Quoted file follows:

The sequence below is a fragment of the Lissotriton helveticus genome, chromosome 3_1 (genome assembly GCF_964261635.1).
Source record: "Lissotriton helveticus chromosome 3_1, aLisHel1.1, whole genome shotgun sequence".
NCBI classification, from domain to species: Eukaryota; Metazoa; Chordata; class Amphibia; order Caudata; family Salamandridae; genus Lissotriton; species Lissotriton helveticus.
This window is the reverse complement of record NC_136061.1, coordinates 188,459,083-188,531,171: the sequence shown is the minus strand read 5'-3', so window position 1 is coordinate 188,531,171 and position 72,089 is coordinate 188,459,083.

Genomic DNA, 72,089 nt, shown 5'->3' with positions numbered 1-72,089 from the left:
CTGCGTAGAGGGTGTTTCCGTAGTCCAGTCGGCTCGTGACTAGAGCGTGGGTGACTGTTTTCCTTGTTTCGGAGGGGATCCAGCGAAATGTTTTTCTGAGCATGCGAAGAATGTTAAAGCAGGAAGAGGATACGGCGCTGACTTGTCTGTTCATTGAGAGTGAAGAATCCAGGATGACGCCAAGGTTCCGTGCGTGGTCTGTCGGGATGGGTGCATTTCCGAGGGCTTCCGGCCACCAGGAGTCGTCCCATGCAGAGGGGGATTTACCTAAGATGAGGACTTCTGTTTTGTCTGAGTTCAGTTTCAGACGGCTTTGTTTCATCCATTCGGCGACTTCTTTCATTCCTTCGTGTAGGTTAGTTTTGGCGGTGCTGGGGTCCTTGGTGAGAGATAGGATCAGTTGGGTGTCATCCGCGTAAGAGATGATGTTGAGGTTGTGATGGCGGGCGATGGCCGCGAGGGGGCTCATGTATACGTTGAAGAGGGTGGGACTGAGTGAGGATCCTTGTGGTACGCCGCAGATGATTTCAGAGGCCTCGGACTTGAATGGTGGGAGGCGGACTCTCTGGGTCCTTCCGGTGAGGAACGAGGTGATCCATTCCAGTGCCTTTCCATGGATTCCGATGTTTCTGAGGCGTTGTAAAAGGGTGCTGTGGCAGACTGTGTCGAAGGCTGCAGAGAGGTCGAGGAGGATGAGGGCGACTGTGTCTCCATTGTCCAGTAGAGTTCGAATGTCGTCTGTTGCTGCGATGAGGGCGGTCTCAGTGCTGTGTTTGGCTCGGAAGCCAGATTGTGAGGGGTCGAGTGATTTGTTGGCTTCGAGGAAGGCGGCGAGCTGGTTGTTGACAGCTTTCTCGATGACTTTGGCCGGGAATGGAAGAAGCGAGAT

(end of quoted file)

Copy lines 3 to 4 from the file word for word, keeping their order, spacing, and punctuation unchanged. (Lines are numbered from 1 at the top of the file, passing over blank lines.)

NCBI classification, from domain to species: Eukaryota; Metazoa; Chordata; class Amphibia; order Caudata; family Salamandridae; genus Lissotriton; species Lissotriton helveticus.
This window is the reverse complement of record NC_136061.1, coordinates 188,459,083-188,531,171: the sequence shown is the minus strand read 5'-3', so window position 1 is coordinate 188,531,171 and position 72,089 is coordinate 188,459,083.